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9. Just as when G‑d gave the Torah, the Jewish children were the guarantors, they are now also guarantors because of whom G‑d will give the Torah to all Jews on Shavuos, the season of the giving of the Torah. Hence, it is proper that they go to their fathers and mothers, grandfathers and grandmothers and tell them that since the Torah is given in their (children’s) merit, and thus, they are the most important guests, they would like to invite them (parents and grandparents) to participate in their festival and join them in hearing the Ten Commandments.

10. Furthermore, the children must assure their elders that they will not disturb them during the reading of the Torah, for they realize that the portion being read — the Ten Commandments — was given in their merit. On the contrary, the children will behave with respect in shul, listening to every word of the Ten Commandments with “awe and fear, trembling and sweating,” showing true fear of G‑d and His Torah.

By listening to the Ten Commandments in this way, the words of Torah will be engraved in the hearts and also in the minds of the children and through them engraved within their parents and grandparents with even greater intensity. Thus, the Ten Commandments, which includes within them the entire Torah, will become a part of our lives throughout the entire year, making the year a Torah year and a Mitzvah year. And (as then) the children will “recognize Him first.” They will lead the way, becoming a living example for their parents of how to study Torah with joy and inner feeling and how to fulfill Mitzvos with joy.

The first of the Mitzvos is “Love your fellowman as yourself” which is “a general principle of the Torah.” They will fulfill it by influencing their friends to follow in the same spirit and to study Torah with joy.

11. By behaving as G‑d desires and carrying out the prophecy of “He will turn the hearts of the fathers through the children” by strengthening the Yiddishkeit of one’s parents and grandparents, we will hasten the coming of Eliyahu, the herald of Moshiach. By making our homes fit to become a dwelling place for G‑d, one which everyone will recognize as a Jewish home and a place where G‑d’s presence rests, we will proceed to greet Moshiach and go with him in the true and complete redemption to our holy land, the land where the “eyes of the L‑rd, your G‑d, are always upon it, from the beginning of the year until the end of the year,” the land which G‑d watches over with special attention. G‑d, the “Guardian of Israel,” will neither slumber nor sleep, and will not allow anyone to infringe upon “Shleimus Ho’Oretz” the integrity of the holy land because there will be “Shleimus Ho’Om,” the integrity of the Jewish nation. The parents will stand together with their children together with Shleimus HaTorah — the Torah in all its entirety — for the entire Jewish people are prepared to fulfill the Torah completely. This will hasten Shleimus HaGeulah — the complete state of the redemption led by Moshiach.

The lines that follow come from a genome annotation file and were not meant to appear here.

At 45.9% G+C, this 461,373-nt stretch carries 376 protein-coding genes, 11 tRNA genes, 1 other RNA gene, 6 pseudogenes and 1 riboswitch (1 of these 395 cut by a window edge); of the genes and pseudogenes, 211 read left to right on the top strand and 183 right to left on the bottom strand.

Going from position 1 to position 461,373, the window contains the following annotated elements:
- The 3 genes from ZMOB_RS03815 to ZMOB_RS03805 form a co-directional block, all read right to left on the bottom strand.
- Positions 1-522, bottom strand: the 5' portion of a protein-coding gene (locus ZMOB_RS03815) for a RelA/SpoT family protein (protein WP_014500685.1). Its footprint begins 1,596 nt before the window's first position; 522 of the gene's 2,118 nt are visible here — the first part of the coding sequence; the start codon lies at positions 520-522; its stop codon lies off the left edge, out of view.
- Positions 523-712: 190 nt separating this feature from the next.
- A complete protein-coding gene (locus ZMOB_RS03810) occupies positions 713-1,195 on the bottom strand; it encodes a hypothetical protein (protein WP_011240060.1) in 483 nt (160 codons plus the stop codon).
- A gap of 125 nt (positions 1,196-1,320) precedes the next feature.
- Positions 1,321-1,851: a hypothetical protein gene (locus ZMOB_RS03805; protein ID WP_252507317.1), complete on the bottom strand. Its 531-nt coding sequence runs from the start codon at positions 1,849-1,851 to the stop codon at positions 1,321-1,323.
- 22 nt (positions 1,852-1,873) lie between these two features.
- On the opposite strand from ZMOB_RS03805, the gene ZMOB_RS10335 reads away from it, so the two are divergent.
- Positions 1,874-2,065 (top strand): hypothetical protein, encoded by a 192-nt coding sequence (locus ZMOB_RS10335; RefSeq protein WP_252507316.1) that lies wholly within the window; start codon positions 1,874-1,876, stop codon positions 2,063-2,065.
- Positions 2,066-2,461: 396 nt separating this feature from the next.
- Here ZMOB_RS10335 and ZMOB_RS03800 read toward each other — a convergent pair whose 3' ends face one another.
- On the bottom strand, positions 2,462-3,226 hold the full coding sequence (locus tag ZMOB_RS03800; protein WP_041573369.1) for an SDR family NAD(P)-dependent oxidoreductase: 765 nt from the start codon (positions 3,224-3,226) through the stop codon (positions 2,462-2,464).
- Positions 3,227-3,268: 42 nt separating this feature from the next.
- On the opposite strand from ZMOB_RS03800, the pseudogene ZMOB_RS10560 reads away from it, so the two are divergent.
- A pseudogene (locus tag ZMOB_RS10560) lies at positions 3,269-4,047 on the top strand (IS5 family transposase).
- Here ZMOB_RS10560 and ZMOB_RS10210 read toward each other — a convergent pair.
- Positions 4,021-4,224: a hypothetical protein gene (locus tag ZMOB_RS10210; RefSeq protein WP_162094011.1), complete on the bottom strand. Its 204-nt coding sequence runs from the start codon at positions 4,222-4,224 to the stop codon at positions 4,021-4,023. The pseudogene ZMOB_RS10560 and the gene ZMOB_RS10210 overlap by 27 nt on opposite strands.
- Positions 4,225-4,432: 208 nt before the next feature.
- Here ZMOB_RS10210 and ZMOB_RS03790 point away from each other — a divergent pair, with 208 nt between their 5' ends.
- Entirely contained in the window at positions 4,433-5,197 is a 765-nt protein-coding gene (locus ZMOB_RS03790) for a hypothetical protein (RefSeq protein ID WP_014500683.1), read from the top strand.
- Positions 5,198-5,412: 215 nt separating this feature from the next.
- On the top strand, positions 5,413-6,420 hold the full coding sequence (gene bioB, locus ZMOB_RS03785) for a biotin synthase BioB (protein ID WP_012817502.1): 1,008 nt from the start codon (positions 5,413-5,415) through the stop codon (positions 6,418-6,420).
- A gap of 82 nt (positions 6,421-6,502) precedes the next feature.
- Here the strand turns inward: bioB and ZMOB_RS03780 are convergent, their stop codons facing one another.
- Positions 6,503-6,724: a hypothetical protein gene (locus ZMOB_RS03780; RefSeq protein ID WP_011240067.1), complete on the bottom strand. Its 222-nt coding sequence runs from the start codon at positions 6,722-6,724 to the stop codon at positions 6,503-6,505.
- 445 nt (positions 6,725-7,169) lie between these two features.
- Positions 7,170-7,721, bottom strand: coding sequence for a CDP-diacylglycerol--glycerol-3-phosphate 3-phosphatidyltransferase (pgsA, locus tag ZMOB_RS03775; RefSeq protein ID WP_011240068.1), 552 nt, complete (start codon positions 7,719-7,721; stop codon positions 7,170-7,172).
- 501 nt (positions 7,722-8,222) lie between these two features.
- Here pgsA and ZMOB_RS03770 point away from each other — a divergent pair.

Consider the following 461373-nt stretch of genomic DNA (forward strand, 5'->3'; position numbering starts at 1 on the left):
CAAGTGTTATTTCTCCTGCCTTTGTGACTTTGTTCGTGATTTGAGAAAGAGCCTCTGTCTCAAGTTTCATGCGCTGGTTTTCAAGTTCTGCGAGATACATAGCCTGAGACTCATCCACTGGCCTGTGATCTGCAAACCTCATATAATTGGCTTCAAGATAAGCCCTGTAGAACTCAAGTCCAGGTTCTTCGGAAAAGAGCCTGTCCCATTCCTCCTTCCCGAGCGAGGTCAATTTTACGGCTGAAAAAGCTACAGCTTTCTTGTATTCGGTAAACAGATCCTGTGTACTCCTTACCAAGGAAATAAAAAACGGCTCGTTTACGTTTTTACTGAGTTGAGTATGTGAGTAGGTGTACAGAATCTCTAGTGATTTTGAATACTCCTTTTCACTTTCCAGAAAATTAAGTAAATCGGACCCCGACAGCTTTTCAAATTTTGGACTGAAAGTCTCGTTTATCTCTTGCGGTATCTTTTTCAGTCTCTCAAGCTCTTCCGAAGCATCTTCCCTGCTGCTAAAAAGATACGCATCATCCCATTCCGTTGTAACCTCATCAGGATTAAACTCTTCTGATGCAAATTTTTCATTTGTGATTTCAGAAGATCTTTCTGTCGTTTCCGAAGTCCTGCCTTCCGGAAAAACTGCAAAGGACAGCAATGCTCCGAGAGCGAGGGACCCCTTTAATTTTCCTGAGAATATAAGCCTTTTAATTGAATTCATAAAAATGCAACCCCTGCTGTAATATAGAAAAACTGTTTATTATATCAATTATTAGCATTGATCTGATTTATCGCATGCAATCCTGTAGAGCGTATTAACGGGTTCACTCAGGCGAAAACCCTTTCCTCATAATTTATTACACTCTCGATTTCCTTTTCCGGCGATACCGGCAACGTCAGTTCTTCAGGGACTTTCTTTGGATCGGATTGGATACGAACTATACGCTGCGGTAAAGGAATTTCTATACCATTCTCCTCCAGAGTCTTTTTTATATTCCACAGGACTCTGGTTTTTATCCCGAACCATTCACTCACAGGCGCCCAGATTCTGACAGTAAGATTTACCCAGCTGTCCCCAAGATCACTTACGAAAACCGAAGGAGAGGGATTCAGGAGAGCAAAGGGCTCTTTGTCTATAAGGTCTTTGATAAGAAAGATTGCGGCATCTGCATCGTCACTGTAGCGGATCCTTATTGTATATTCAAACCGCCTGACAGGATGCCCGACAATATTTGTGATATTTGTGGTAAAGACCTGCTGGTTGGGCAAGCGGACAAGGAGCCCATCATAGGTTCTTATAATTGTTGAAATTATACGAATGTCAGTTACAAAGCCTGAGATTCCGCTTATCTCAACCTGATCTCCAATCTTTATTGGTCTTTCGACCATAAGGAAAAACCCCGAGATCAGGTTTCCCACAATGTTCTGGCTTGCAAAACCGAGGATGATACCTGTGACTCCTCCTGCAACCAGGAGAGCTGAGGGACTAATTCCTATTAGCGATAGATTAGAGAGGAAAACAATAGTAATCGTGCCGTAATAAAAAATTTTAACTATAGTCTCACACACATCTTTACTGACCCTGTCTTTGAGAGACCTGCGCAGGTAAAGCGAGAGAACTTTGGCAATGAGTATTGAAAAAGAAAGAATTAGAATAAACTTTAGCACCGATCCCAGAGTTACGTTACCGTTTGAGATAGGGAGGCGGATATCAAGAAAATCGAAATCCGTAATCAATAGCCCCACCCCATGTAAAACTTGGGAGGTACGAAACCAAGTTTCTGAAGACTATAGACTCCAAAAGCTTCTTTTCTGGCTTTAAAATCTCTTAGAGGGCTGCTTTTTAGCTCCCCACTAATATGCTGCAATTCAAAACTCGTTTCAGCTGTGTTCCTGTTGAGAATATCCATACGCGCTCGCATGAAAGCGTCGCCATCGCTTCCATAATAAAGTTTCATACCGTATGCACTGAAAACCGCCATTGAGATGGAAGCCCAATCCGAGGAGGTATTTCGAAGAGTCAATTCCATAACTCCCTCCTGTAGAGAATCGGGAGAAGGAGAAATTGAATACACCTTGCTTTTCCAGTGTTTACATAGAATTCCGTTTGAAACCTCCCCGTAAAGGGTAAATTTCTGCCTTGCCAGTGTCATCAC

12. Since it is necessary to enhance “Shleimus Ho’Om” the integrity of the Jewish nation — the joining together of parents and children with G‑d’s Torah (thus connecting them to G‑d Himself), we must also join together with the children who are behind the Iron Curtain, making ourselves one with them. Therefore, it is proper to communicate the main idea of what was spoken before in the language which is spoken by the children there. In this way, we will strengthen the bonds that unite each and every Jew. Wherever a Jew is, he belongs to the “one nation.” Even though we now in Golus and are “scattered among the nations,” this refers only to our physical state but in truth we are “one nation” and even non-Jews (even those who do not like Jews) recognize this and proclaim that the Jews belong to one nation.

13. Therefore, I will speak a few words in Russian describing the mission of Jewish children there, behind the Iron Curtain. Surely, these words will reach them and influence their behavior, particularly since there rights are guaranteed by Russian law, as emphasized in the previous farbrengen.

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[The next five sections are a translation of the remarks the Rebbe said in Russian.]